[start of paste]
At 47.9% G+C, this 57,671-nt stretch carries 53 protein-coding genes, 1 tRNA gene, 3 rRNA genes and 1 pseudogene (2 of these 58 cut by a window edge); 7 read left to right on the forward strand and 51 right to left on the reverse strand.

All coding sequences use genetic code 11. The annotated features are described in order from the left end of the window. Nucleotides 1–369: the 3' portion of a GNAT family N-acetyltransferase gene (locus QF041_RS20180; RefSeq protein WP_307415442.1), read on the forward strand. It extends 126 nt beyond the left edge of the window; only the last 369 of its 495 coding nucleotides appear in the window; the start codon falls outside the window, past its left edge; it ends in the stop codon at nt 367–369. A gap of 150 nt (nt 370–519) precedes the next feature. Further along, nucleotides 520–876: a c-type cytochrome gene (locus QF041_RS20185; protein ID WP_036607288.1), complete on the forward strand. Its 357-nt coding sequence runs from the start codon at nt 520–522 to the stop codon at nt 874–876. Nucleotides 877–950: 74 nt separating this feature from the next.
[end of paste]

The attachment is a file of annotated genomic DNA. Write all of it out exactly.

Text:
At 47.9% G+C, this 57,671-nt stretch carries 53 protein-coding genes, 1 tRNA gene, 3 rRNA genes and 1 pseudogene (2 of these 58 cut by a window edge); 7 read left to right on the forward strand and 51 right to left on the reverse strand.

All coding sequences use genetic code 11. The annotated features are described in order from the left end of the window. Nucleotides 1–369: the 3' portion of a GNAT family N-acetyltransferase gene (locus QF041_RS20180; RefSeq protein WP_307415442.1), read on the forward strand. It extends 126 nt beyond the left edge of the window; only the last 369 of its 495 coding nucleotides appear in the window; the start codon falls outside the window, past its left edge; it ends in the stop codon at nt 367–369. A gap of 150 nt (nt 370–519) precedes the next feature. Further along, nucleotides 520–876: a c-type cytochrome gene (locus QF041_RS20185; protein ID WP_036607288.1), complete on the forward strand. Its 357-nt coding sequence runs from the start codon at nt 520–522 to the stop codon at nt 874–876. Nucleotides 877–950: 74 nt separating this feature from the next.